The story of the Doomsday Killer doesn't take long to get started, from the first page, we are introduced to victim number one. Knowing what will happen to him once he receives the post card was quite interesting, I felt tense throughout his proposed "death" day; wondering when it was going to happen and if it could have been avoided. When it did happen, I found myself thinking how ordinary it was and how this serial killers style was going to make me as interested throughout the book.
My slight disappointment with the first murder was further cemented by my annoyance at the main character, Will Piper. Agent Will Piper is described as a bit of a maverick; a couple of years off of retirement and at the brink of losing it all together. A serial womaniser and drinker, he's been demoted and removed from high profile cases due to him conducting a relationship with a female colleague. I find it is virtually impossible (as, I would imagine, would be the case with most readers) to connect with a character if they have massive character flaws that clash directly with my own points of view on life and this is exactly what happened with Agent Piper. My dislike of him began to blossom when he displayed dislike and almost disgust of some female body shapes. For instance, when talking about his partner (at work!) Nancy, he says:
"She was pint-sized, five feet three inches in stocking feet, but Will's assessment was that she needed to drop some pounds everywhere," followed later by a stronger comment: "Too many heavy chicks in halter tops and short-shorts, jiggling along in flip-flops, for his liking. Do they actually think they look foxy? He wondered. They made his passenger look like a supermodel."
In a way, rightly or wrongly, I took this as clear projections of the authors own opinions although of course I don't know it as fact! Either way, my disgust for the character turned to dislike. These comments are made within the first 31 pages, and his clear dislike for heavy women or anyone he perceived to be over a size 8 irritated me immensely. I'm pretty sure that if I did wear a dress size smaller than a size 14-16 I'd still feel the same way, but as it is I felt totally (and perhaps irrationally as it is a fictional character!) offended. Added to this was the use of language throughout the book, not always from the point of view of Will which was overly explicit and crude at times. Most of these sections often came across as sexist and unnecessary and I found myself disappointed as soon as I started to enjoy the book, I was almost immediately put off by the odd throw away comment here and there.
It is a shame that these factors almost spoilt the overall enjoyment of the book, as actually as a whole, it was extremely compelling. On a plus side, the derogatory comments were almost counterbalanced by the romantic tension between Will and Nancy (after she had lost a bit of weight, what a surprise!) which was well developed and interesting to read about. As well as this, I really enjoyed the sections which went back to the Eight Century Monastery and the strange events that occurred during those years which, in time link up to the present day Doomsday Killer. The spooky, almost supernatural element was interesting and truly unique to any normal crime/thriller book I've read recently.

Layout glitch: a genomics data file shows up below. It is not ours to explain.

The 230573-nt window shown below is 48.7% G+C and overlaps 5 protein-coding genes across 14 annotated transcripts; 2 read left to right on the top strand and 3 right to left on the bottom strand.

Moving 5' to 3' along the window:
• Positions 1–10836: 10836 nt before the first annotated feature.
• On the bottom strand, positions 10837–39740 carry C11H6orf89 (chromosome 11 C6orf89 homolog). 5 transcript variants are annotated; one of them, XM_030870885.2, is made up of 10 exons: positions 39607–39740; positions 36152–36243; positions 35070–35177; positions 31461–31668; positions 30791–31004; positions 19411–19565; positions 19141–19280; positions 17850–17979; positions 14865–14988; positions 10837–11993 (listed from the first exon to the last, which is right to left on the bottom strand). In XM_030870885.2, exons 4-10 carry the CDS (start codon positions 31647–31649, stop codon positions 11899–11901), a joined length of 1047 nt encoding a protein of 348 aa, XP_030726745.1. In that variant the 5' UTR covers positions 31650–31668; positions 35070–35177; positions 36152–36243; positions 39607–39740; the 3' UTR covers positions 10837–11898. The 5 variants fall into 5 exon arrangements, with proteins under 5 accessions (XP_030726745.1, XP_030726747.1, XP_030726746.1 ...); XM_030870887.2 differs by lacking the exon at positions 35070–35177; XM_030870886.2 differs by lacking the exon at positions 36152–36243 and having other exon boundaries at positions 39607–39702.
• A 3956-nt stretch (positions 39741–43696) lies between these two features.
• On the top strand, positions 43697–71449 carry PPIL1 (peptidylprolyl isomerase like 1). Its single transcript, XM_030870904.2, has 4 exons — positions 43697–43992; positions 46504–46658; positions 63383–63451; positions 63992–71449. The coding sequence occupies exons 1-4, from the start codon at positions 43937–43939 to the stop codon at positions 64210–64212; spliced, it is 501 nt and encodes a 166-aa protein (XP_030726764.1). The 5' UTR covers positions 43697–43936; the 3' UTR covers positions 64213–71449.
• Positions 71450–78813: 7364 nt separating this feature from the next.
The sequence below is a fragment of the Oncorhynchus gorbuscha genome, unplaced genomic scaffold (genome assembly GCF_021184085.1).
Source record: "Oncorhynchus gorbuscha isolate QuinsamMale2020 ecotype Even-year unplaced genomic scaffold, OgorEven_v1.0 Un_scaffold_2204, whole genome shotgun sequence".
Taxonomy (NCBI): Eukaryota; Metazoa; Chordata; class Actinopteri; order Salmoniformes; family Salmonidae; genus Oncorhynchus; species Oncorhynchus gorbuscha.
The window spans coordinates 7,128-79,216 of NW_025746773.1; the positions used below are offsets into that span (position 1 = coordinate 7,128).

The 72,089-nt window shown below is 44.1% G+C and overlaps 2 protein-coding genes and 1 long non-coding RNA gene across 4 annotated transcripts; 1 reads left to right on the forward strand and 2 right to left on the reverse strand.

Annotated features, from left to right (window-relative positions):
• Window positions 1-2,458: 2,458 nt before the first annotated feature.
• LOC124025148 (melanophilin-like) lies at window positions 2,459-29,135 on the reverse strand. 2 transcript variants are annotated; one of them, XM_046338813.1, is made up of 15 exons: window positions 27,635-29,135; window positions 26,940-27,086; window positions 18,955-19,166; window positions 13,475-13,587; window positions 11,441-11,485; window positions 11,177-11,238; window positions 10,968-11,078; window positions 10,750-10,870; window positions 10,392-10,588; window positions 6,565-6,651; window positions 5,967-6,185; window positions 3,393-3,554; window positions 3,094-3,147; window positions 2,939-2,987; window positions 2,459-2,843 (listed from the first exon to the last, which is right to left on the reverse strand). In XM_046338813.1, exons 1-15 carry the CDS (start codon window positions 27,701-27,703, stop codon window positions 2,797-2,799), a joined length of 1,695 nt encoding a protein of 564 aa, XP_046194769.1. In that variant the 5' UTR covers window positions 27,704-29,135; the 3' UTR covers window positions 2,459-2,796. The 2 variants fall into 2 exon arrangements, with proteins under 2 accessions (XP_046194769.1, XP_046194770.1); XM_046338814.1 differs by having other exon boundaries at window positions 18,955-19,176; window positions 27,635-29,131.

The two threads from the eighth century and 2009 ran together very well and the story between the two was clear and intriguing. However, by half way through the book, it is clear to me who the Doomsday Killer was and why these killings have come about and once I knew the answer, the book lost a bit of it's appeal. I became almost disinterested in the rest of the book as although the answer had the "wow" factor, it left me wondering what else there was to write about! The rest of the book obviously involves Will and Nancy finding out the truth, but to be honest, it wasn't that interesting to me to find out what they thought especially as I didn't care for Will all that much. As well as this, the deaths from the Doomsday Killer aren't really examined that much due to their varied natures and it sometimes felt more like a book about Will's personal development and relationships rather than a crime mystery which put me off slightly. (Now there's a surprise!)
Added to this, I found some of the other chapters hard going. Glenn Cooper, the author, has a mixture of writing styles, only few of which I enjoyed. Aside from the explicit language and the derogatory comments, there are some chapters which were far too technical for me. Often there were technical descriptions of Area 51 and suchlike. Another time line was included in the story, after WWI when the secret library is discovered, but I felt that in a way this section was hard going and although essential to the Area 51 story, a bit boring. Thankfully, these sections were short!
Overall, I did enjoy this book. It seems strange, as once I have read a book I will usually say immediately to someone whether it was good or not, and after reading this I said it was. However, once I come to write this review, I've found I remember lots of things about it that I didn't enjoy and which actually spoiled my enjoyment a little bit. However, it is a unique and interesting story for it's genre and definitely worth reading!